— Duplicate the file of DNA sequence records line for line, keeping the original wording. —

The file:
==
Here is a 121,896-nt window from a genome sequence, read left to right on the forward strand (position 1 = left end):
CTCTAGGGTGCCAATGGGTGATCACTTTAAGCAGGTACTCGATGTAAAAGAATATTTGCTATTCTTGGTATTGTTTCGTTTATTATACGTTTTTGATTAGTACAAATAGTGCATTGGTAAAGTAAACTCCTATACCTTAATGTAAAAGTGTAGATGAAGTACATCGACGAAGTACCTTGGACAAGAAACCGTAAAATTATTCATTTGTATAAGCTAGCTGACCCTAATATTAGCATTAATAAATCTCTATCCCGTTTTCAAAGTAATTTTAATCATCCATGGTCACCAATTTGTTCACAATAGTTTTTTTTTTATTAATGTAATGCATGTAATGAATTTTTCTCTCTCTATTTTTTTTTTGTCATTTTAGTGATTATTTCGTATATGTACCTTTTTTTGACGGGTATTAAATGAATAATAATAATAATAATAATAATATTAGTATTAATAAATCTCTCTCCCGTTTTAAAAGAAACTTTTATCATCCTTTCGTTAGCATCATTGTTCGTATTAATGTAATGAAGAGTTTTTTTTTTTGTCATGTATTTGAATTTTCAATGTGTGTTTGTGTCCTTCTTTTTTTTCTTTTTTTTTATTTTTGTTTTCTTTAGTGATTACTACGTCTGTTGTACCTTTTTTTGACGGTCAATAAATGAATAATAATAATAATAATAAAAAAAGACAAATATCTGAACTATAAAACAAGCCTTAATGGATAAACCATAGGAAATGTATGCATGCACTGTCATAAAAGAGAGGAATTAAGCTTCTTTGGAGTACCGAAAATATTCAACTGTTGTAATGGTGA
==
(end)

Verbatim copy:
Here is a 121,896-nt window from a genome sequence, read left to right on the forward strand (position 1 = left end):
CTCTAGGGTGCCAATGGGTGATCACTTTAAGCAGGTACTCGATGTAAAAGAATATTTGCTATTCTTGGTATTGTTTCGTTTATTATACGTTTTTGATTAGTACAAATAGTGCATTGGTAAAGTAAACTCCTATACCTTAATGTAAAAGTGTAGATGAAGTACATCGACGAAGTACCTTGGACAAGAAACCGTAAAATTATTCATTTGTATAAGCTAGCTGACCCTAATATTAGCATTAATAAATCTCTATCCCGTTTTCAAAGTAATTTTAATCATCCATGGTCACCAATTTGTTCACAATAGTTTTTTTTTTATTAATGTAATGCATGTAATGAATTTTTCTCTCTCTATTTTTTTTTTGTCATTTTAGTGATTATTTCGTATATGTACCTTTTTTTGACGGGTATTAAATGAATAATAATAATAATAATAATAATATTAGTATTAATAAATCTCTCTCCCGTTTTAAAAGAAACTTTTATCATCCTTTCGTTAGCATCATTGTTCGTATTAATGTAATGAAGAGTTTTTTTTTTTGTCATGTATTTGAATTTTCAATGTGTGTTTGTGTCCTTCTTTTTTTTCTTTTTTTTTATTTTTGTTTTCTTTAGTGATTACTACGTCTGTTGTACCTTTTTTTGACGGTCAATAAATGAATAATAATAATAATAATAAAAAAAGACAAATATCTGAACTATAAAACAAGCCTTAATGGATAAACCATAGGAAATGTATGCATGCACTGTCATAAAAGAGAGGAATTAAGCTTCTTTGGAGTACCGAAAATATTCAACTGTTGTAATGGTGA